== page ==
**If you have not read my week-long journal on Pokémon White, you can either go back and give it a skim (beware of some spoilers towards the end) or just click ‘Read More’ to get straight to the review.**
Is Pokémon still as addictive as it once was?
Fifty hours in one week. Nuff said.
Has it evolved sufficiently over the years?
It has evolved since Red/Blue, but at a snail’s pace. This could be the first time in the series that Game Freak have concentrated more on updating old things than adding new ones, but those old things should have been sorted out years ago.
Is it worth buying a DS for?
Obviously, that depends on whether you like turn-based RPGs or not, because if you’re not a fan, neither Pokémon Black or White is going to change your mind. If you are a fan, then hell yes, it’s worth getting for a DS alone.
Is there really a Pokémon shaped like an ice cream?
Yup. And don’t forget the one that looks like a rubbish bag.
Every single critic of the Pokémon franchise has said this same thing but it really is worth mentioning; there are very few games that can get away with roughly the same formula year after year. Even yearly instalments like Call of Duty shake things up with new additions to multiplayer, new gameplay mechanics and changes in setting. So why has Pokémon been allowed to let evolution pass it by? Why have I sunk fifty hours into a game that, besides some graphical upgrades, is almost unchanged since the late nineties? It’s simple, really.
If it ain’t broke, don’t fix it.
I’m not going to spoil any more of the game for you, but Pokéfans should know that the game’s climax, if you can call it that, is such a breath of fresh air that I was literally on the edge of my seat as the final battle played out, my DS grasped firmly in my sweaty palms. While Black/White’s plot pales in comparison to most RPGs, sometimes simplicity is the best way to get somebody excited. Here’s the bad guy, the one you’ve been poised to take down the entire game, ready and waiting for you. Go get him.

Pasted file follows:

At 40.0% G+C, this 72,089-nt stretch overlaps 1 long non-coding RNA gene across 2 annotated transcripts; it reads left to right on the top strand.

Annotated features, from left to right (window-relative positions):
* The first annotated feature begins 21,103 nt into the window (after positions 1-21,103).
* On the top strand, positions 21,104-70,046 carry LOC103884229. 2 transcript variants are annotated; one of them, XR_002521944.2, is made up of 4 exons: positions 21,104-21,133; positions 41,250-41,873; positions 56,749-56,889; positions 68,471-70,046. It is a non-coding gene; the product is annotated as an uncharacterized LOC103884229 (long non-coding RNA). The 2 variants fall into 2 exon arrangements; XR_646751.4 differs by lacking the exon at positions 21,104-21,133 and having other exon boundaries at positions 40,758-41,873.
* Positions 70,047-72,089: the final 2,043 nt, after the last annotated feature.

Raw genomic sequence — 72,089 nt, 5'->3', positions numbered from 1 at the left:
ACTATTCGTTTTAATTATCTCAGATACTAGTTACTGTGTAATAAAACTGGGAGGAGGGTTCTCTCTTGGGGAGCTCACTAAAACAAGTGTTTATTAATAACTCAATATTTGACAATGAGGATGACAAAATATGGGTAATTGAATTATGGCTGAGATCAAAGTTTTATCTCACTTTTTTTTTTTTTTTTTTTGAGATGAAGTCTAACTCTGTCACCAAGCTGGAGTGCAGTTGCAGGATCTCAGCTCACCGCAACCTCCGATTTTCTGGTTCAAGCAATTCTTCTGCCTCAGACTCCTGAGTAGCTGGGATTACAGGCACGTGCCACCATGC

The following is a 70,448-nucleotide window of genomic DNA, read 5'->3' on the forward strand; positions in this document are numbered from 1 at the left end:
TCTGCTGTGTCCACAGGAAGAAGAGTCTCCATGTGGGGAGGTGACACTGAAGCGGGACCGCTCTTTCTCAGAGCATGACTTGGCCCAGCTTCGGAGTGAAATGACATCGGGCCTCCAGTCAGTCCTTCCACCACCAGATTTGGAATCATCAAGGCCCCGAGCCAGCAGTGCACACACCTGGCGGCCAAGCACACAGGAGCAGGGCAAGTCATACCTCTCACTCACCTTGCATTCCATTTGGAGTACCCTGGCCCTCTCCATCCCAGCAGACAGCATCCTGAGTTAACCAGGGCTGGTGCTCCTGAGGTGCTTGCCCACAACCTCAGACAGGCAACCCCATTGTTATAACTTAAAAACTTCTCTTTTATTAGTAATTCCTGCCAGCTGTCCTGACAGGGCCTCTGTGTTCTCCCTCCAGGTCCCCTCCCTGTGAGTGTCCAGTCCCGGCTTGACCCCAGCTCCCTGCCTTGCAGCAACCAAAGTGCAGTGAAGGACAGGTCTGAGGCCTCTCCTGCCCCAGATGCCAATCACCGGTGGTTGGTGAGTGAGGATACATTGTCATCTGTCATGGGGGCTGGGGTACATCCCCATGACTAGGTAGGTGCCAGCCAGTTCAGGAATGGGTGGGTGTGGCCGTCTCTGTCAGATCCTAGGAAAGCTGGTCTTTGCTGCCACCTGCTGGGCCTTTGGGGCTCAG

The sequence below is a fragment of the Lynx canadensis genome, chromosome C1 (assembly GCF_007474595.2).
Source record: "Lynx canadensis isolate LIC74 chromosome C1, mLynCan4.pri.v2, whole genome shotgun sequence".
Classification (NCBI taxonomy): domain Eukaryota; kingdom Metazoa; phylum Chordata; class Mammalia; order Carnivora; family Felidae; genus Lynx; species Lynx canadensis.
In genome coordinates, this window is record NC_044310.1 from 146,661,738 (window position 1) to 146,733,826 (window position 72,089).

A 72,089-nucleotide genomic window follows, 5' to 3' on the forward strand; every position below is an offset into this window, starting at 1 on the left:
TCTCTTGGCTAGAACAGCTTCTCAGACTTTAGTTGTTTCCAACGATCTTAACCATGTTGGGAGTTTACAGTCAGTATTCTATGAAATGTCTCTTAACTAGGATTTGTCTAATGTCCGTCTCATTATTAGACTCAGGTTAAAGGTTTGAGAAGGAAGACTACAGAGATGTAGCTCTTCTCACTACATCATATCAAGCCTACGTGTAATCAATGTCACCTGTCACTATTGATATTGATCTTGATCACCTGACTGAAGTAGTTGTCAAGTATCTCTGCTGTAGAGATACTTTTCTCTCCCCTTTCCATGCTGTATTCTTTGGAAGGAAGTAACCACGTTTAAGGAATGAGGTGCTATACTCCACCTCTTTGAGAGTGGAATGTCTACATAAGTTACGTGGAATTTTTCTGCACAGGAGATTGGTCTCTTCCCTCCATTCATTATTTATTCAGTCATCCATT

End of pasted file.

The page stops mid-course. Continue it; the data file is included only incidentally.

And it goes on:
Oh, and then once you’re done with him, we’ve got a whole new quest waiting for you. Seriously. And did we mention the other 493 Pokémon you haven’t seen yet, let alone caught?
The Unova region, as seen from a Pidgey-eye’s view.
I literally cannot think of another game - save for a creation-based title like LittleBigPlanet - that offers so much friggin’ content out of the box. What’s even more incredible is that all of that content revolves around the battle concept that you would think you’d get tired of after the 40-hour campaign. But that’s simply not the case. It’s a game that I have found physically hard to put down, something I haven’t encountered since…well, LittleBigPlanet. Of course, the fact that it’s on a portable platform helps a bit (more on that later), but mostly it’s the nature of the game and the game alone.
Y’see, the thing about Pokémon that really appeals to me over everything else is the collection aspect. I’m a little obsessive compulsive, so I take the “Gotta Catch ‘Em All!” tagline perhaps a little more seriously than most. At the point where I overtook my friend Caithan in the game, I had caught around twenty or thirty Pokémon. He had caught seven. Of course, the battles appeal to me as well; I simply have to go in to each fight with some kind of strategy, like “He has a Flying-type, so I’ll send out my Zebstrika first, if he takes too much damage, I’ll Volt Switch and send in Boldore…” I put more thought into my Pokémon battles than I do in a whole game of Civilization IV.
In short, you can gather by now just what it is about Pokémon that appeals to me. But does that make it a niche game? I shouldn’t think so, but for all your sakes, let’s judge the game by its own merits. Just let me get my reviewing fez.